Saturday, September 20, 2014

Reeva’s parents may still sue Oscar

Reeva’s parents may still sue Oscar

September 20 2014

Oscar Pistorius was found guilty of culpable homicide following his killing of his girlfriend Reeva Steenkamp. Picture: Alon Skuy

Johannesburg - Oscar Pistorius may have escaped a murder charge, but he could still have to face the music for taking Reeva Steenkamp’s life.

Advocate Dup de Bruyn, who represents the dead woman’s parents Barry and June Steenkamp, said on Friday the family were still considering a civil claim against the convicted paralympian, but were waiting for sentencing procedures to be completed.

It was earlier reported that Reeva had supported her parents financially, and that they would sue Pistorius for loss of income and emotional distress.

The Steenkamps have not conducted interviews with local newspapers since Pistorius’s conviction last week. They did however speak to US news network NBC.

De Bruyn told Weekend Argus sister title the Saturday Star that the newspaper would not be granted an interview as the family were “contractually bound”.

On Friday, it emerged that June Steenkamp was writing a memoir about Reeva’s life and her own experiences during the trial, she told The Independent in the UK.

Titled Reeva, A Mother’s Story, the book is described as a “painfully honest and unflinching account of Reeva’s life”, in which June will also talk about her experience of sitting in the courtroom where Pistorius was on trial for the premeditated murder of her daughter.

June said: “Reeva was a beautiful and intelligent woman.

“She was always so much more than just someone’s girlfriend. She devoted her life to helping people around her and she believed passionately in human rights. She was set to make her mark on the world. That opportunity was taken from her.

“This book is my way of making sure she will not be forgotten.”

Meanwhile, the Justice Department has set in motion a process that will widen prosecuting authorities’ scope when appealing court findings.

This comes as the State decides whether to appeal against the Pretoria High Court findings that led to Pistorius being cleared of murder.

Department spokesman Mthunzi Mhaga said this week that a bill, aimed at amending the Criminal Procedure Act to give the Director of Public Prosecutions the right to appeal on questions of fact, had been prepared.

The bill is in the process of being submitted to Justice Minister Michael Masutha for his consideration, and for ap-proval to promote it in Parliament.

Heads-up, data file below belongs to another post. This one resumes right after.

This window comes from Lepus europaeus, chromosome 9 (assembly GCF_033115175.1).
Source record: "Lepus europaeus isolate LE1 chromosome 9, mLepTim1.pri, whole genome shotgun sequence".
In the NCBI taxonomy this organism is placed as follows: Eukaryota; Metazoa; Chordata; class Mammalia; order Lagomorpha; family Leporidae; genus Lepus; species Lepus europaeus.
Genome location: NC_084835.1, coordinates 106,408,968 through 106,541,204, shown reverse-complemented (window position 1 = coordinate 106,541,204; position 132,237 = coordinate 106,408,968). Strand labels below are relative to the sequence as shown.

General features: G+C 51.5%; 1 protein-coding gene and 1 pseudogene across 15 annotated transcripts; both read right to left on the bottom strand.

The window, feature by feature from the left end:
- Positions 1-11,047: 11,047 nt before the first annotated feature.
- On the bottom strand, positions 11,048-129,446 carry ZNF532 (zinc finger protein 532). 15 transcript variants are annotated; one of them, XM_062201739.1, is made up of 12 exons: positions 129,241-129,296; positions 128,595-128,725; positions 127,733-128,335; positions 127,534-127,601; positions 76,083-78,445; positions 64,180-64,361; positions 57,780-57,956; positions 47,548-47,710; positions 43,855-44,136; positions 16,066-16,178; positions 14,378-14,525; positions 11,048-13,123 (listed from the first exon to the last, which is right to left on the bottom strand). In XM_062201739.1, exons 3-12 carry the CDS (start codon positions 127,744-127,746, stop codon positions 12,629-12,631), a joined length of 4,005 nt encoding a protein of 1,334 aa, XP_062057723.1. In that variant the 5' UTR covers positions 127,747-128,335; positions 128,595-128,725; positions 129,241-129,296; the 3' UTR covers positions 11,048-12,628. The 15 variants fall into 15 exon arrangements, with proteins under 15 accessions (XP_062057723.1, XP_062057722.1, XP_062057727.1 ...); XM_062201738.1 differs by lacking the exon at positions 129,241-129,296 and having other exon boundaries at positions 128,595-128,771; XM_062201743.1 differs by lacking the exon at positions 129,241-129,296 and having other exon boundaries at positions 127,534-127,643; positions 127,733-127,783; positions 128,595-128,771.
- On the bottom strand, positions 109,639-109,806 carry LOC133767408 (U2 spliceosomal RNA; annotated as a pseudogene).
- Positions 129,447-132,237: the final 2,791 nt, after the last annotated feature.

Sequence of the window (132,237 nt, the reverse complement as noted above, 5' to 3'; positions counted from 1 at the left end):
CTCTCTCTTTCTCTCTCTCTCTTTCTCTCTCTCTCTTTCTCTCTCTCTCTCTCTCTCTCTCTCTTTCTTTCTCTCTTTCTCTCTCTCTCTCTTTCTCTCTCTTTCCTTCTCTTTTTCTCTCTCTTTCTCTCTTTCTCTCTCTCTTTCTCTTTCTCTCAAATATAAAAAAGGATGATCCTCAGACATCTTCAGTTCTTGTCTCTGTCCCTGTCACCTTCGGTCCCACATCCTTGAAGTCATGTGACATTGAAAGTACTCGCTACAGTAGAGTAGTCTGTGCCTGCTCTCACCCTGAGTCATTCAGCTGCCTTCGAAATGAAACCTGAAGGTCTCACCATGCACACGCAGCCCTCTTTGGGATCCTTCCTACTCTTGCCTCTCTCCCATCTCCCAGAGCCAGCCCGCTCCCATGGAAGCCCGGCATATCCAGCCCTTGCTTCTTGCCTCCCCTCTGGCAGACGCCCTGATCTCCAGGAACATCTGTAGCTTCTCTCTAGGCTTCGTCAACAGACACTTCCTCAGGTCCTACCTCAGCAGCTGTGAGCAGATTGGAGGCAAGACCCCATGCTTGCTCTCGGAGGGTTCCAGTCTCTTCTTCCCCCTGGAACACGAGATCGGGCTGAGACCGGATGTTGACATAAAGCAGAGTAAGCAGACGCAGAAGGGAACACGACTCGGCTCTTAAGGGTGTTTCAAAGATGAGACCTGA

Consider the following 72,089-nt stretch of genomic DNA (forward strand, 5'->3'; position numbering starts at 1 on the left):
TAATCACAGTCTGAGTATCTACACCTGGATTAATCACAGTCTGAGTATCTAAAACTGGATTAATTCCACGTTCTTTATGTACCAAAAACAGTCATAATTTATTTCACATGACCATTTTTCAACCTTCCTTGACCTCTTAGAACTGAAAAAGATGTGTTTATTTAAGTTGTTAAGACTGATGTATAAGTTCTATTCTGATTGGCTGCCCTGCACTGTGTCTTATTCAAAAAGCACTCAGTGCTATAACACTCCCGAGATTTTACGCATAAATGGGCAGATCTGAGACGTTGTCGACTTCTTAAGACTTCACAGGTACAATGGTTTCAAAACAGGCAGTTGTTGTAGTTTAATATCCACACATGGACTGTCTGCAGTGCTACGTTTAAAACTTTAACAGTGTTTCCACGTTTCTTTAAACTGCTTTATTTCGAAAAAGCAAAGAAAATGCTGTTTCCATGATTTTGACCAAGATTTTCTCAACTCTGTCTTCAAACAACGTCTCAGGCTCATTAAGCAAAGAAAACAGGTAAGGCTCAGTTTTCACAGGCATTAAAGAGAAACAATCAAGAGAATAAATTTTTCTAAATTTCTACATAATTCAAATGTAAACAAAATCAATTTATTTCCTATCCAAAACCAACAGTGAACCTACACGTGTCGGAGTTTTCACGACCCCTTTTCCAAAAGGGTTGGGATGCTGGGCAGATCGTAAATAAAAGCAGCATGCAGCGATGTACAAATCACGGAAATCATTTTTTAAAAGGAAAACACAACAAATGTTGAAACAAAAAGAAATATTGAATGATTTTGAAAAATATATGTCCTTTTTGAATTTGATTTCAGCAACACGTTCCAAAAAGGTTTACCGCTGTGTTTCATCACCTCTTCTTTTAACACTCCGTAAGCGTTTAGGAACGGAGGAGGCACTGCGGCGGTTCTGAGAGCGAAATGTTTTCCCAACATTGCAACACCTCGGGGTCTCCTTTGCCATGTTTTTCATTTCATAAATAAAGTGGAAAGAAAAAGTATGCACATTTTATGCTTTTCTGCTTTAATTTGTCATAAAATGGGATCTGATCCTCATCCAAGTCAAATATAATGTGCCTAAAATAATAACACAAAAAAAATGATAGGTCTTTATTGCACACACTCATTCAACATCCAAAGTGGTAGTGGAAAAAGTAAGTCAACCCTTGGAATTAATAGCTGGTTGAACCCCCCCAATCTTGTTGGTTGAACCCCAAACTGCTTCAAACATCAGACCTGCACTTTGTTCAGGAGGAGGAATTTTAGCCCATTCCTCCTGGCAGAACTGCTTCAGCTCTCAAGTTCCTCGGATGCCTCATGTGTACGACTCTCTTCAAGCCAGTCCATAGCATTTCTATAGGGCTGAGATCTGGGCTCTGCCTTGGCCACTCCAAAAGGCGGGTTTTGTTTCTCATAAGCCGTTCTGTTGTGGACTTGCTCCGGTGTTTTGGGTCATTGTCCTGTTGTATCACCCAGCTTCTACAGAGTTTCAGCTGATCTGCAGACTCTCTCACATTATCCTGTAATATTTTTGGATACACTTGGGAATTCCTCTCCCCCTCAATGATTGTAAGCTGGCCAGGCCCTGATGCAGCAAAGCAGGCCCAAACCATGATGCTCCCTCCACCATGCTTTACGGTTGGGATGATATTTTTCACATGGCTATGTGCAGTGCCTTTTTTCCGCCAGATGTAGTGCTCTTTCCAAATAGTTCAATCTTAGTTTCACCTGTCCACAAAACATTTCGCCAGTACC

Currently, the law gives the Director of Public Prosecutions the right to appeal against the granting of bail to an accused, and an inadequate sentence. In addition, the State has the right to appeal against acquittals, but only on questions of law.

However, it does not have the right to appeal against a finding of not guilty on questions of fact.

Pistorius shot and killed Steenkamp at his Pretoria home on Valentine’s Day last year. His version was that he thought an intruder had broken into his house, and that he fired shots through a closed toilet door to protect himself and Steenkamp.

Some legal commentators were critical of Judge Thoko-zile Masipa’s application of the concept of dolus eventualis (indirect intent) when she found Pistorius not guilty of murder, and instead convicted him of culpable homicide.

For a court to convict an accused of murder on the basis of dolus eventualis, it must find that he subjectively foresaw that someone could be killed as a result of his actions, and that he consciously accepted that possibility before proceeding.

What got the legal commentators talking was Judge Masipa’s finding that the State had failed to prove that Pistorius foresaw the possibility that he would kill the person behind the toilet door when he fired the shots.

This, according to many legal minds, is a question of law which the State is allowed to appeal against, if it is granted leave to appeal.

Criminal law attorney William Booth agreed, but added that the judge could say that she made a factual finding.

Sentencing procedures in Pistorius’s case are scheduled for next month.

Saturday Star and Weekend Argus

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